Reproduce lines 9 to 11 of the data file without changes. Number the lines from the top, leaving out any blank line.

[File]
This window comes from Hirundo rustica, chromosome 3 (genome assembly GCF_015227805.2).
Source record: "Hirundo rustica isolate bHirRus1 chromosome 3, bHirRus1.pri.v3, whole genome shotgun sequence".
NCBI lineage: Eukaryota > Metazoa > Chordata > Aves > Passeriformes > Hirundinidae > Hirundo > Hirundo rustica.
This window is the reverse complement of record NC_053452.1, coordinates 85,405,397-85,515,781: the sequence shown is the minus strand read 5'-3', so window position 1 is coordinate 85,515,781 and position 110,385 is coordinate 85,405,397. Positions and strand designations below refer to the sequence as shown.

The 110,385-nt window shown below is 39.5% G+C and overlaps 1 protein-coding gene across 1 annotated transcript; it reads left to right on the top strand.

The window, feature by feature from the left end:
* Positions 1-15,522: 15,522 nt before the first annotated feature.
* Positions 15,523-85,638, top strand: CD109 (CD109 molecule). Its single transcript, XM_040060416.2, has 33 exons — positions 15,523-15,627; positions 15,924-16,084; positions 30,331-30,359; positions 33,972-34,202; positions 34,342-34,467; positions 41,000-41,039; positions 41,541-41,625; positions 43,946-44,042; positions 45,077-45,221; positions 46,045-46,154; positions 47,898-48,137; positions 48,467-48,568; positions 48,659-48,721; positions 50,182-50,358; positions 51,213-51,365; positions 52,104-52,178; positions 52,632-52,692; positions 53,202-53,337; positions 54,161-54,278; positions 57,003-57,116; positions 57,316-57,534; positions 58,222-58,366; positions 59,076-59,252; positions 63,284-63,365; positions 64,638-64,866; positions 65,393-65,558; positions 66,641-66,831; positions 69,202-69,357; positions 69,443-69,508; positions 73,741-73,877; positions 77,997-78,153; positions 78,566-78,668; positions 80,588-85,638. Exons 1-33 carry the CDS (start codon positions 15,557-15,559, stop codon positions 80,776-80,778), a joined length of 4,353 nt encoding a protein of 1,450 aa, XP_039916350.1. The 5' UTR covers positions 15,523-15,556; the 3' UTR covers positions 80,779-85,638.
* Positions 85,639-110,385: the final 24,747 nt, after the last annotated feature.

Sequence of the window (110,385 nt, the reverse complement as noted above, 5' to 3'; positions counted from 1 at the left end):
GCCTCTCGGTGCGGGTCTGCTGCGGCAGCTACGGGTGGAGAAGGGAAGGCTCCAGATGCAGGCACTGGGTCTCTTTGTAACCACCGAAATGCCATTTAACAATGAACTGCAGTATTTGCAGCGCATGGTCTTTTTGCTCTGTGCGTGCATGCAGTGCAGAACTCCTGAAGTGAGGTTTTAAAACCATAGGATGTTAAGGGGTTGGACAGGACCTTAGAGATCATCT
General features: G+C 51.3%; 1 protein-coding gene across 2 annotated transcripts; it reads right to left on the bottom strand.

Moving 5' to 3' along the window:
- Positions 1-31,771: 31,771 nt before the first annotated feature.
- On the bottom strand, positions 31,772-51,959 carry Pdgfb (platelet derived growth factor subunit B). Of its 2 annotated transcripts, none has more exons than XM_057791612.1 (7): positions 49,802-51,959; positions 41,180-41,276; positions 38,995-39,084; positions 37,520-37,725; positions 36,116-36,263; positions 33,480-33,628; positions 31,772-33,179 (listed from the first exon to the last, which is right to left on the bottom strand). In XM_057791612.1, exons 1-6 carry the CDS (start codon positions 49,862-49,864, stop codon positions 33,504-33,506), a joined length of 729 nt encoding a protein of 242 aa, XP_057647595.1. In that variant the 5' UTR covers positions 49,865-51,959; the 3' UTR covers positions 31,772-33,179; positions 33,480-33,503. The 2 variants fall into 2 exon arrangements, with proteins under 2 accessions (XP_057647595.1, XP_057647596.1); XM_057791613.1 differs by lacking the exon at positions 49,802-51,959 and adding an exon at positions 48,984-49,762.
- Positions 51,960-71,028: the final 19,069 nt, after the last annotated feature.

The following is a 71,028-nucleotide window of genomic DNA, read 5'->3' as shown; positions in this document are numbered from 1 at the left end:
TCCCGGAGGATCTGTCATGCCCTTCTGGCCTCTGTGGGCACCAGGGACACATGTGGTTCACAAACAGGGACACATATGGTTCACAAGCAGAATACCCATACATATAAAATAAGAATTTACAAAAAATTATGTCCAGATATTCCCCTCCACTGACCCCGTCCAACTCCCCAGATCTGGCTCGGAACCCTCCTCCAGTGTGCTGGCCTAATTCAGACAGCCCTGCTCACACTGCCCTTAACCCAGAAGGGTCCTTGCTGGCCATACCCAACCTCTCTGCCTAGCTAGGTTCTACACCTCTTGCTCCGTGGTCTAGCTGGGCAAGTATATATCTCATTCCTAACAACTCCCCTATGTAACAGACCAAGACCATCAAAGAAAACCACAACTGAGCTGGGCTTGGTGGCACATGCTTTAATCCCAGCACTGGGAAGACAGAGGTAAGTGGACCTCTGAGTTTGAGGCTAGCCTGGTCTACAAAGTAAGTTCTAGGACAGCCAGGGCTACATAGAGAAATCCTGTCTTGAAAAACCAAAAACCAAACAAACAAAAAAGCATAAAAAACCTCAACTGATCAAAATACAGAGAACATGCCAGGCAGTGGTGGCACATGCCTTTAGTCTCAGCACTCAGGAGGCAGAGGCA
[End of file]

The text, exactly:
* Positions 85,639-110,385: the final 24,747 nt, after the last annotated feature.

Sequence of the window (110,385 nt, the reverse complement as noted above, 5' to 3'; positions counted from 1 at the left end):
GCCTCTCGGTGCGGGTCTGCTGCGGCAGCTACGGGTGGAGAAGGGAAGGCTCCAGATGCAGGCACTGGGTCTCTTTGTAACCACCGAAATGCCATTTAACAATGAACTGCAGTATTTGCAGCGCATGGTCTTTTTGCTCTGTGCGTGCATGCAGTGCAGAACTCCTGAAGTGAGGTTTTAAAACCATAGGATGTTAAGGGGTTGGACAGGACCTTAGAGATCATCT